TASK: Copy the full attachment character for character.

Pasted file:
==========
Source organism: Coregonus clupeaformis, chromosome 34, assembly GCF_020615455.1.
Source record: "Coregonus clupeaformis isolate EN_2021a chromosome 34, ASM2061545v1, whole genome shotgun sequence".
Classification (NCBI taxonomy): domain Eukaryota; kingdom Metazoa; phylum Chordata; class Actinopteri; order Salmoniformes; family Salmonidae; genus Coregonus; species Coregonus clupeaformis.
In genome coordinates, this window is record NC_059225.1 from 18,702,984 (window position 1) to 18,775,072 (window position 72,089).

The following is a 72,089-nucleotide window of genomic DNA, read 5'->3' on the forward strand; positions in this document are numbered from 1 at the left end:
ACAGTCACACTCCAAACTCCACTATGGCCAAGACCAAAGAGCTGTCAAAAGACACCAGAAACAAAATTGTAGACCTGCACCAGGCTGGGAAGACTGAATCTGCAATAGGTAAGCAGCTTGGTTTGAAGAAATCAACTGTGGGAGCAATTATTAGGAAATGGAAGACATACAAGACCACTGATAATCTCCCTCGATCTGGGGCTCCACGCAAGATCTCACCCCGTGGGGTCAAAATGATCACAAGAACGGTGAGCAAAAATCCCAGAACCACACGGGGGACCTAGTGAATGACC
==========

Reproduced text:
Source organism: Coregonus clupeaformis, chromosome 34, assembly GCF_020615455.1.
Source record: "Coregonus clupeaformis isolate EN_2021a chromosome 34, ASM2061545v1, whole genome shotgun sequence".
Classification (NCBI taxonomy): domain Eukaryota; kingdom Metazoa; phylum Chordata; class Actinopteri; order Salmoniformes; family Salmonidae; genus Coregonus; species Coregonus clupeaformis.
In genome coordinates, this window is record NC_059225.1 from 18,702,984 (window position 1) to 18,775,072 (window position 72,089).

The following is a 72,089-nucleotide window of genomic DNA, read 5'->3' on the forward strand; positions in this document are numbered from 1 at the left end:
ACAGTCACACTCCAAACTCCACTATGGCCAAGACCAAAGAGCTGTCAAAAGACACCAGAAACAAAATTGTAGACCTGCACCAGGCTGGGAAGACTGAATCTGCAATAGGTAAGCAGCTTGGTTTGAAGAAATCAACTGTGGGAGCAATTATTAGGAAATGGAAGACATACAAGACCACTGATAATCTCCCTCGATCTGGGGCTCCACGCAAGATCTCACCCCGTGGGGTCAAAATGATCACAAGAACGGTGAGCAAAAATCCCAGAACCACACGGGGGACCTAGTGAATGACC